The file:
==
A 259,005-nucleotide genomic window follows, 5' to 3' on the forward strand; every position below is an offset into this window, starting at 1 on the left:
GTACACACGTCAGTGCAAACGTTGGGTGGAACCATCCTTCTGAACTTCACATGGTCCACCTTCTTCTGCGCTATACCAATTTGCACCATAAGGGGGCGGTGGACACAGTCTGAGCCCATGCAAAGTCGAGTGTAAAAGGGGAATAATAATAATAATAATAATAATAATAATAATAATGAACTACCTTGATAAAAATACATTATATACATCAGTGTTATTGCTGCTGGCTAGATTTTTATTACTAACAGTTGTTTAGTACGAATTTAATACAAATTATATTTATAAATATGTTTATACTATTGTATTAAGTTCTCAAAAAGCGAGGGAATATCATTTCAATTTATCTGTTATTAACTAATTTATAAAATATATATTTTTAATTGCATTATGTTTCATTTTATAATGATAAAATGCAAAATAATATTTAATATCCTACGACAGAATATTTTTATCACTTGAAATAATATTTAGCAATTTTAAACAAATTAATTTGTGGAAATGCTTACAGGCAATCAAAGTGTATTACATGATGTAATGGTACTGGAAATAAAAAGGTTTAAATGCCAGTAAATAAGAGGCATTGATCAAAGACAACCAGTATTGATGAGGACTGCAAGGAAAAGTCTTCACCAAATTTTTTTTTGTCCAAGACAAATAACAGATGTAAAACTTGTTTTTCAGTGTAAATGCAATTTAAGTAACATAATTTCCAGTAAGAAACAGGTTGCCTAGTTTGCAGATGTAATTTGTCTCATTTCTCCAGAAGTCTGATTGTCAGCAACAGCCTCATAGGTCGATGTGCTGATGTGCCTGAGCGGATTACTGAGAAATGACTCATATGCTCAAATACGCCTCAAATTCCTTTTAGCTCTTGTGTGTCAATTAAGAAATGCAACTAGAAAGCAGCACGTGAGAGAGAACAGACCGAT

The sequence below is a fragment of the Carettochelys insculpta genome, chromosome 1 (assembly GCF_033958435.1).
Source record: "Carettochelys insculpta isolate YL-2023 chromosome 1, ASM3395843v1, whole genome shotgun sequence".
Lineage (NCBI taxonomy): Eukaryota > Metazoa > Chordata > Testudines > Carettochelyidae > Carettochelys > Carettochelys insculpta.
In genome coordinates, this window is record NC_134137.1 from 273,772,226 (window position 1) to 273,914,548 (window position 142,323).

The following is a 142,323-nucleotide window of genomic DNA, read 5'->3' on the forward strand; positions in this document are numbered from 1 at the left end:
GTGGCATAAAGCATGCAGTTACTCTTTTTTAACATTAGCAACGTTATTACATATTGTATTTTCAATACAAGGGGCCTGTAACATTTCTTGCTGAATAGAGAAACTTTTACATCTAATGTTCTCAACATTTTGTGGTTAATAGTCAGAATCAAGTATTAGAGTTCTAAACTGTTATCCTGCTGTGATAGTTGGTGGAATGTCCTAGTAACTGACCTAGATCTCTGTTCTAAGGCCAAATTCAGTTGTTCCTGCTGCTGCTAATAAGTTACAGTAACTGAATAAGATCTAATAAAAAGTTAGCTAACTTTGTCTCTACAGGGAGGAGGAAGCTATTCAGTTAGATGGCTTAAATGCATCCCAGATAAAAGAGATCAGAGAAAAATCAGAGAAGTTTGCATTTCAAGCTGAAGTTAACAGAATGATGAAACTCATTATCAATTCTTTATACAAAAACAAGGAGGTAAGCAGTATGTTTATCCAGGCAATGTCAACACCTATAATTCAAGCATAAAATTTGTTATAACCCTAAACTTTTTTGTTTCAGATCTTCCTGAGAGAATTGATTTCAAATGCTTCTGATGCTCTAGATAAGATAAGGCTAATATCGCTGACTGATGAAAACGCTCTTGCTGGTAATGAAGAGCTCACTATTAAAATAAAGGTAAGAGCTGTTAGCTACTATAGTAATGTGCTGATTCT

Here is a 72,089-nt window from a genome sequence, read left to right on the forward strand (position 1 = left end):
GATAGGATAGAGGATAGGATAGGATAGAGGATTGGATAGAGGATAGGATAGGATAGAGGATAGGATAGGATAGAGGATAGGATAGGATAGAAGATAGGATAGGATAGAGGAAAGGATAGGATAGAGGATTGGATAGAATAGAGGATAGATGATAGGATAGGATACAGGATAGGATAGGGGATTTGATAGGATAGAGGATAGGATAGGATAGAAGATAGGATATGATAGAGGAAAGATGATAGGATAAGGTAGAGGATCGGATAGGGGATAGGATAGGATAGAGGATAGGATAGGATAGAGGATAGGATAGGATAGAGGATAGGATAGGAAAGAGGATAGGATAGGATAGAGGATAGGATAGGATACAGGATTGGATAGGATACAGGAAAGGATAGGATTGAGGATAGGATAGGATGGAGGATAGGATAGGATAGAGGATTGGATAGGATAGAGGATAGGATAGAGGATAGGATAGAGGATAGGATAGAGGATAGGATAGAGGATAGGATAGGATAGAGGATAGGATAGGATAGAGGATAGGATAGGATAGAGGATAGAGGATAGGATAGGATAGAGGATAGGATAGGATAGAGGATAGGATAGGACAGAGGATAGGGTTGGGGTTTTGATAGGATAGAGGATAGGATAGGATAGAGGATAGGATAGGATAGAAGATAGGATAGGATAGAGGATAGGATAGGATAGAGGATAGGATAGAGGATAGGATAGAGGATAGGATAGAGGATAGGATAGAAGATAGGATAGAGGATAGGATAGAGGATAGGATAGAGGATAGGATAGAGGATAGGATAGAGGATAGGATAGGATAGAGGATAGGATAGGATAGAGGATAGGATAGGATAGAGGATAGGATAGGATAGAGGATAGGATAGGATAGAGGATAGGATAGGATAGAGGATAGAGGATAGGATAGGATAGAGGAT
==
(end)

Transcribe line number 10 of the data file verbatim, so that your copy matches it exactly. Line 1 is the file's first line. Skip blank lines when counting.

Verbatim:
GATAGGATAGAGGATAGGATAGGATAGAGGATTGGATAGAGGATAGGATAGGATAGAGGATAGGATAGGATAGAGGATAGGATAGGATAGAAGATAGGATAGGATAGAGGAAAGGATAGGATAGAGGATTGGATAGAATAGAGGATAGATGATAGGATAGGATACAGGATAGGATAGGGGATTTGATAGGATAGAGGATAGGATAGGATAGAAGATAGGATATGATAGAGGAAAGATGATAGGATAAGGTAGAGGATCGGATAGGGGATAGGATAGGATAGAGGATAGGATAGGATAGAGGATAGGATAGGATAGAGGATAGGATAGGAAAGAGGATAGGATAGGATAGAGGATAGGATAGGATACAGGATTGGATAGGATACAGGAAAGGATAGGATTGAGGATAGGATAGGATGGAGGATAGGATAGGATAGAGGATTGGATAGGATAGAGGATAGGATAGAGGATAGGATAGAGGATAGGATAGAGGATAGGATAGAGGATAGGATAGGATAGAGGATAGGATAGGATAGAGGATAGGATAGGATAGAGGATAGAGGATAGGATAGGATAGAGGATAGGATAGGATAGAGGATAGGATAGGACAGAGGATAGGGTTGGGGTTTTGATAGGATAGAGGATAGGATAGGATAGAGGATAGGATAGGATAGAAGATAGGATAGGATAGAGGATAGGATAGGATAGAGGATAGGATAGAGGATAGGATAGAGGATAGGATAGAGGATAGGATAGAAGATAGGATAGAGGATAGGATAGAGGATAGGATAGAGGATAGGATAGAGGATAGGATAGAGGATAGGATAGGATAGAGGATAGGATAGGATAGAGGATAGGATAGGATAGAGGATAGGATAGGATAGAGGATAGGATAGGATAGAGGATAGGATAGGATAGAGGATAGAGGATAGGATAGGATAGAGGAT